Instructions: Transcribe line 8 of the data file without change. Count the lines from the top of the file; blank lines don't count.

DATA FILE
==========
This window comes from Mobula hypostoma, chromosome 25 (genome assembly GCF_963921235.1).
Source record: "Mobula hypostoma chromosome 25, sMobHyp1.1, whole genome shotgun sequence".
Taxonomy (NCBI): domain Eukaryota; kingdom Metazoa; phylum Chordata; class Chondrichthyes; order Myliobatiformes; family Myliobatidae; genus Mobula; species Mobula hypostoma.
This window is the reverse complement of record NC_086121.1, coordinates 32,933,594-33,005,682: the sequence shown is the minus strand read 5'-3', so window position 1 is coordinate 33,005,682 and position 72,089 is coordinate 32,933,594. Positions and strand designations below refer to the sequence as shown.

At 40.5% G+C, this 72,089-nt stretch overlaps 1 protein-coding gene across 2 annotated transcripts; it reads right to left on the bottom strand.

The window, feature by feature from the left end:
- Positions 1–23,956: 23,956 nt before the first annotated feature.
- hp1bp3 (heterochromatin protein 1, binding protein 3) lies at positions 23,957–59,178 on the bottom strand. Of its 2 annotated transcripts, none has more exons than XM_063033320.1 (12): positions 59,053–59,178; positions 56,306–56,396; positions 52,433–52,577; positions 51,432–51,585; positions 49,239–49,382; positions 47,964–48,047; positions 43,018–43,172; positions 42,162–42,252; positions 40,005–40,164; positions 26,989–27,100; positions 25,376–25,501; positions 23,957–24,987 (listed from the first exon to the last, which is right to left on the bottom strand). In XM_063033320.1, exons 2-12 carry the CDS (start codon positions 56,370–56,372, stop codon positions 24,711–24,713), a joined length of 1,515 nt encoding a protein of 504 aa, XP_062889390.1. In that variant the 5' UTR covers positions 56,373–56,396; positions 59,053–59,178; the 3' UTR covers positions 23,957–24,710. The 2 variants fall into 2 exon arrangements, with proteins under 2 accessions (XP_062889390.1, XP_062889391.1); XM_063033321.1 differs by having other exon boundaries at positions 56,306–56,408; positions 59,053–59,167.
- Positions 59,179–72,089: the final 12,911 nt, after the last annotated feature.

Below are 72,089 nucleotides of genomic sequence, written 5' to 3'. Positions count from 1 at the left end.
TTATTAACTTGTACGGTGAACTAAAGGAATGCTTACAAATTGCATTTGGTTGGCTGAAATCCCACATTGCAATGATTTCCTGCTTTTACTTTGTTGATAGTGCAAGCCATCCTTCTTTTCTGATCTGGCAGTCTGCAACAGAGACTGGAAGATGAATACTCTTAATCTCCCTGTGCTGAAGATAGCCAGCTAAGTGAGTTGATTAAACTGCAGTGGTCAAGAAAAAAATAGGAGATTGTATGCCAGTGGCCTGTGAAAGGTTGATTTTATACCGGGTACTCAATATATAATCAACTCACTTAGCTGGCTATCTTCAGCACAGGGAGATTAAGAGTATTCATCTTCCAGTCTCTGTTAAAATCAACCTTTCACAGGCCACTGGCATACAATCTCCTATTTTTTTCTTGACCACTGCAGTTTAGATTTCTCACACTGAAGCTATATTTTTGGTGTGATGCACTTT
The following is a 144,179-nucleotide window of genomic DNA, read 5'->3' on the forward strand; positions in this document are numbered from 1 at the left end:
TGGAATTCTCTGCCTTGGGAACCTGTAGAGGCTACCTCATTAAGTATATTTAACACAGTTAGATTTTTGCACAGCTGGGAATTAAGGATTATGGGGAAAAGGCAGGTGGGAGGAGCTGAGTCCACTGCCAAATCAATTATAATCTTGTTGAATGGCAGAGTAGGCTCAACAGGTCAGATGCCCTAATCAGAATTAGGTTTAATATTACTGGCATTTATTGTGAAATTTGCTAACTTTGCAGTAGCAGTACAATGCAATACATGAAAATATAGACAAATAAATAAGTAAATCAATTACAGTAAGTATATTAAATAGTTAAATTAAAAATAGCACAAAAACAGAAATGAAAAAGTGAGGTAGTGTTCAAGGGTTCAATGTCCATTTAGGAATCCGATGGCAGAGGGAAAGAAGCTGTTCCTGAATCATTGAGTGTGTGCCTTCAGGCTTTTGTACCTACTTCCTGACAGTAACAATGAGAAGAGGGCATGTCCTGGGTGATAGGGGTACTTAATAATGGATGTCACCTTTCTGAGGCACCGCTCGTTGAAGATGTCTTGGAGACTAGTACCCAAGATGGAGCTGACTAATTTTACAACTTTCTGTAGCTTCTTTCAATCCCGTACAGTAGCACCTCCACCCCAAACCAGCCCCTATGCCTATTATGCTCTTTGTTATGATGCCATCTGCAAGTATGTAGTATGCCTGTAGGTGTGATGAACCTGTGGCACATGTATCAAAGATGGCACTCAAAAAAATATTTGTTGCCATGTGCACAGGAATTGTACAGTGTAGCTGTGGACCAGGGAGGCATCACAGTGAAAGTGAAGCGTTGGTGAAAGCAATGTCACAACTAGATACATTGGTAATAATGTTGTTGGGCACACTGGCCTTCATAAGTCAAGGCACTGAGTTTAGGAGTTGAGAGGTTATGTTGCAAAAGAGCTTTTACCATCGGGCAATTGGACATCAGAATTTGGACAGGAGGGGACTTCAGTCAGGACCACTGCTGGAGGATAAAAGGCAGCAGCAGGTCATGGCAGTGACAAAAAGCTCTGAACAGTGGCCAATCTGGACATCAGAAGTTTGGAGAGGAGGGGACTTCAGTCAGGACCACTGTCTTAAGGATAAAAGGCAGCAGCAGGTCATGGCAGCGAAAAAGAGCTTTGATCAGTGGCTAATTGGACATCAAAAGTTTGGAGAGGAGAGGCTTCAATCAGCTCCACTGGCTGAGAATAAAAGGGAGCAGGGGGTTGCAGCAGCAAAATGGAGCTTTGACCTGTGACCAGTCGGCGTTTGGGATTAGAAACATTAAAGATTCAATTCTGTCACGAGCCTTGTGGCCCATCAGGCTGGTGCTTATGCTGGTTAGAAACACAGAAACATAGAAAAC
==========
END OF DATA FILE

- hp1bp3 (heterochromatin protein 1, binding protein 3) lies at positions 23,957–59,178 on the bottom strand. Of its 2 annotated transcripts, none has more exons than XM_063033320.1 (12): positions 59,053–59,178; positions 56,306–56,396; positions 52,433–52,577; positions 51,432–51,585; positions 49,239–49,382; positions 47,964–48,047; positions 43,018–43,172; positions 42,162–42,252; positions 40,005–40,164; positions 26,989–27,100; positions 25,376–25,501; positions 23,957–24,987 (listed from the first exon to the last, which is right to left on the bottom strand). In XM_063033320.1, exons 2-12 carry the CDS (start codon positions 56,370–56,372, stop codon positions 24,711–24,713), a joined length of 1,515 nt encoding a protein of 504 aa, XP_062889390.1. In that variant the 5' UTR covers positions 56,373–56,396; positions 59,053–59,178; the 3' UTR covers positions 23,957–24,710. The 2 variants fall into 2 exon arrangements, with proteins under 2 accessions (XP_062889390.1, XP_062889391.1); XM_063033321.1 differs by having other exon boundaries at positions 56,306–56,408; positions 59,053–59,167.